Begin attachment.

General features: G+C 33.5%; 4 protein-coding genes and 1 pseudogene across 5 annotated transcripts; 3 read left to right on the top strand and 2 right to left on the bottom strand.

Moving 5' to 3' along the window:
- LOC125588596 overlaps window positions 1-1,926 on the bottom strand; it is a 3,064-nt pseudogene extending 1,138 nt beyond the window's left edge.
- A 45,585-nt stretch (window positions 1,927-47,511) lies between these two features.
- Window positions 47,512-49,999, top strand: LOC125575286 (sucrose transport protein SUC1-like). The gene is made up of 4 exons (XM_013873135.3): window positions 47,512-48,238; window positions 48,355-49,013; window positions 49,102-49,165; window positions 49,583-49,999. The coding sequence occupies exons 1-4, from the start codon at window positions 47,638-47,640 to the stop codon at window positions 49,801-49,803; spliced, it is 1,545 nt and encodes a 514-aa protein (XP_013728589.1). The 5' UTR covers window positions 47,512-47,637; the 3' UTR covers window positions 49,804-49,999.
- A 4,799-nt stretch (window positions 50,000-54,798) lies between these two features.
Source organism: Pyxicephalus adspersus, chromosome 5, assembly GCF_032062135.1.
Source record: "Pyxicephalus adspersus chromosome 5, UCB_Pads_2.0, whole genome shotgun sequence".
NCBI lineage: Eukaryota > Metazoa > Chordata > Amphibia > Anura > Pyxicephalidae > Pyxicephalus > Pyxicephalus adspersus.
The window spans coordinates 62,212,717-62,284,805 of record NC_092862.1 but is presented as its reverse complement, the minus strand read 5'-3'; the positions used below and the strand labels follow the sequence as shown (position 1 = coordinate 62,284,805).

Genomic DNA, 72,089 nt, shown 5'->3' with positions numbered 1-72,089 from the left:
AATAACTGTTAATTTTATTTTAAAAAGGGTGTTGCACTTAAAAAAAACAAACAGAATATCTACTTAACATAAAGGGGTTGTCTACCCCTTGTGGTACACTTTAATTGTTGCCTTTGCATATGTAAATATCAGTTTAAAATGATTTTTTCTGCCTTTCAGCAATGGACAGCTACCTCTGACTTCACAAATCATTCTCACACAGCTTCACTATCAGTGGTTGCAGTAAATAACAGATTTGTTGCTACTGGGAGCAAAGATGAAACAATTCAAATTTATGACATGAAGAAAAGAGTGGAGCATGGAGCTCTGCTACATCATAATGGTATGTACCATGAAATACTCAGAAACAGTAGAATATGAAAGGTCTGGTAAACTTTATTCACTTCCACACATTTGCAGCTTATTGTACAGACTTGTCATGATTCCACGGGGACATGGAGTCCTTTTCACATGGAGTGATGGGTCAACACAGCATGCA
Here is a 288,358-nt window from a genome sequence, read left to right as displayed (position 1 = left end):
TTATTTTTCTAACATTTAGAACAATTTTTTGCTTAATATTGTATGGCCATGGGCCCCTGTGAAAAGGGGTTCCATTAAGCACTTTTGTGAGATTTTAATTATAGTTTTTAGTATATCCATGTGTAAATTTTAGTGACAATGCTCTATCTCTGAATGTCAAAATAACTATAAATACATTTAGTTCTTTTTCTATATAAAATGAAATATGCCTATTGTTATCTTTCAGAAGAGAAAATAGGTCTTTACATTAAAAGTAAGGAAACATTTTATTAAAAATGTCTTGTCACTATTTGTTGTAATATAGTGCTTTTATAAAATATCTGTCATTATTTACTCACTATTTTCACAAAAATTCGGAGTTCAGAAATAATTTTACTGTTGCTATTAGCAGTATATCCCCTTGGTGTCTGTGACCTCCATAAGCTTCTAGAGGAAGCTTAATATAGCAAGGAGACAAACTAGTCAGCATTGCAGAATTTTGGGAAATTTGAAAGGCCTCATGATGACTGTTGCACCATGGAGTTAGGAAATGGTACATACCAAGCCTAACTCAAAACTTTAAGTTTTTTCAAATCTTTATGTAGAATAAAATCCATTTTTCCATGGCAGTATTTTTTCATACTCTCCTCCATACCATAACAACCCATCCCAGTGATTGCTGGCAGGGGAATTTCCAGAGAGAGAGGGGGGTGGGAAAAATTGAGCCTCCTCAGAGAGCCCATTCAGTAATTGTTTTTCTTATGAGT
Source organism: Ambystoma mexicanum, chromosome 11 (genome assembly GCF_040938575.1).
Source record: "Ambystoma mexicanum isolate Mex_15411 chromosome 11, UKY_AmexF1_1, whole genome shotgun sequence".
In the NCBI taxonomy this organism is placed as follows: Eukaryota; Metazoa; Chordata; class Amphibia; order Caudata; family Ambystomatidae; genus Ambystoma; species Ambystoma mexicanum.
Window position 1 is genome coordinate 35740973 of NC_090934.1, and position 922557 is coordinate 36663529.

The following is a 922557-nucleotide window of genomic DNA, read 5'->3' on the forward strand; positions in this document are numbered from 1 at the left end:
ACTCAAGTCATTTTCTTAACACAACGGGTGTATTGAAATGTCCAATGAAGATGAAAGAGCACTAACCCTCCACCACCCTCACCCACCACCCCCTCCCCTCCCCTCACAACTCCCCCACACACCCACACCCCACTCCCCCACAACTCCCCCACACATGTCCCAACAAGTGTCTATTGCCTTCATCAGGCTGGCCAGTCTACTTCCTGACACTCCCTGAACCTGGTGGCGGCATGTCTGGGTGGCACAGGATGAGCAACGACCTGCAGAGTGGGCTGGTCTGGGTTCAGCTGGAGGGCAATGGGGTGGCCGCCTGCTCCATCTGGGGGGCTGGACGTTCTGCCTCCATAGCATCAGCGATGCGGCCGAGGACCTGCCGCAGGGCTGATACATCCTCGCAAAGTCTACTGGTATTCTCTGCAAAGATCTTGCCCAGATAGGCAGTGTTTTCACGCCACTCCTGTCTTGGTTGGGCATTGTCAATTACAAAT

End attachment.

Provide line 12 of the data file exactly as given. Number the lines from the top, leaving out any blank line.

AATAACTGTTAATTTTATTTTAAAAAGGGTGTTGCACTTAAAAAAAACAAACAGAATATCTACTTAACATAAAGGGGTTGTCTACCCCTTGTGGTACACTTTAATTGTTGCCTTTGCATATGTAAATATCAGTTTAAAATGATTTTTTCTGCCTTTCAGCAATGGACAGCTACCTCTGACTTCACAAATCATTCTCACACAGCTTCACTATCAGTGGTTGCAGTAAATAACAGATTTGTTGCTACTGGGAGCAAAGATGAAACAATTCAAATTTATGACATGAAGAAAAGAGTGGAGCATGGAGCTCTGCTACATCATAATGGTATGTACCATGAAATACTCAGAAACAGTAGAATATGAAAGGTCTGGTAAACTTTATTCACTTCCACACATTTGCAGCTTATTGTACAGACTTGTCATGATTCCACGGGGACATGGAGTCCTTTTCACATGGAGTGATGGGTCAACACAGCATGCA